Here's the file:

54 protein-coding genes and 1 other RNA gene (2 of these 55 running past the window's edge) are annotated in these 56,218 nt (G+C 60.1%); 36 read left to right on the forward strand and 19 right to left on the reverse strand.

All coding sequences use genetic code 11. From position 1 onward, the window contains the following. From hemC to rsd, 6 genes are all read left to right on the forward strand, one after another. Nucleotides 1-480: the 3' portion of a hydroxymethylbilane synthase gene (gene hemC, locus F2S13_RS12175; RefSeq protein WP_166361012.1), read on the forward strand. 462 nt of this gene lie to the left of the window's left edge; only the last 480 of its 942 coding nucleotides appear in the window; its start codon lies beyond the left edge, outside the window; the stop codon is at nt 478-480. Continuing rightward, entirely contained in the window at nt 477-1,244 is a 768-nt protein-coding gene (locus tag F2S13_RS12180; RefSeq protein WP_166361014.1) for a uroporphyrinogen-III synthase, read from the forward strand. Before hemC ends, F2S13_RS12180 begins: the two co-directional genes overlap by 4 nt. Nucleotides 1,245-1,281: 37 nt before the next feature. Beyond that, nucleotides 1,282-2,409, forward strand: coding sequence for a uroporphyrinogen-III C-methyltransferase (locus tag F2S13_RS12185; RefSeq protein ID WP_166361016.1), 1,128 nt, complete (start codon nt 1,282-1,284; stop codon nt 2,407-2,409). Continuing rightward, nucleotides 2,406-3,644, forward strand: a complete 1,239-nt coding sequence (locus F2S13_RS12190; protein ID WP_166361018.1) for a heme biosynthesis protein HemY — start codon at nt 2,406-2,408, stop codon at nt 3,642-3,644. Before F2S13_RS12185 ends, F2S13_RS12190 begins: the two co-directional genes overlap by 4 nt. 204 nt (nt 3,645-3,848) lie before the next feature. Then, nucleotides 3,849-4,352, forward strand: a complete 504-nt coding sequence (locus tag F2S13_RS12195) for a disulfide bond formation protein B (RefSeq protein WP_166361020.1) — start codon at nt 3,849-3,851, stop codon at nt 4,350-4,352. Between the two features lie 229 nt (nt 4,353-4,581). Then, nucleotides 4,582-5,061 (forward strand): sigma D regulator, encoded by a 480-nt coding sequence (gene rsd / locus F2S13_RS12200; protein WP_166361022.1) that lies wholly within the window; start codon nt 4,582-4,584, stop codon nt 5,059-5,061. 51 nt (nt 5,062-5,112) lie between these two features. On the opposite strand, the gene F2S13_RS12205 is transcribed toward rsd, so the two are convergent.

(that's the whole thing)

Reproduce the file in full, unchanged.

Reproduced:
54 protein-coding genes and 1 other RNA gene (2 of these 55 running past the window's edge) are annotated in these 56,218 nt (G+C 60.1%); 36 read left to right on the forward strand and 19 right to left on the reverse strand.

All coding sequences use genetic code 11. From position 1 onward, the window contains the following. From hemC to rsd, 6 genes are all read left to right on the forward strand, one after another. Nucleotides 1-480: the 3' portion of a hydroxymethylbilane synthase gene (gene hemC, locus F2S13_RS12175; RefSeq protein WP_166361012.1), read on the forward strand. 462 nt of this gene lie to the left of the window's left edge; only the last 480 of its 942 coding nucleotides appear in the window; its start codon lies beyond the left edge, outside the window; the stop codon is at nt 478-480. Continuing rightward, entirely contained in the window at nt 477-1,244 is a 768-nt protein-coding gene (locus tag F2S13_RS12180; RefSeq protein WP_166361014.1) for a uroporphyrinogen-III synthase, read from the forward strand. Before hemC ends, F2S13_RS12180 begins: the two co-directional genes overlap by 4 nt. Nucleotides 1,245-1,281: 37 nt before the next feature. Beyond that, nucleotides 1,282-2,409, forward strand: coding sequence for a uroporphyrinogen-III C-methyltransferase (locus tag F2S13_RS12185; RefSeq protein ID WP_166361016.1), 1,128 nt, complete (start codon nt 1,282-1,284; stop codon nt 2,407-2,409). Continuing rightward, nucleotides 2,406-3,644, forward strand: a complete 1,239-nt coding sequence (locus F2S13_RS12190; protein ID WP_166361018.1) for a heme biosynthesis protein HemY — start codon at nt 2,406-2,408, stop codon at nt 3,642-3,644. Before F2S13_RS12185 ends, F2S13_RS12190 begins: the two co-directional genes overlap by 4 nt. 204 nt (nt 3,645-3,848) lie before the next feature. Then, nucleotides 3,849-4,352, forward strand: a complete 504-nt coding sequence (locus tag F2S13_RS12195) for a disulfide bond formation protein B (RefSeq protein WP_166361020.1) — start codon at nt 3,849-3,851, stop codon at nt 4,350-4,352. Between the two features lie 229 nt (nt 4,353-4,581). Then, nucleotides 4,582-5,061 (forward strand): sigma D regulator, encoded by a 480-nt coding sequence (gene rsd / locus F2S13_RS12200; protein WP_166361022.1) that lies wholly within the window; start codon nt 4,582-4,584, stop codon nt 5,059-5,061. 51 nt (nt 5,062-5,112) lie between these two features. On the opposite strand, the gene F2S13_RS12205 is transcribed toward rsd, so the two are convergent.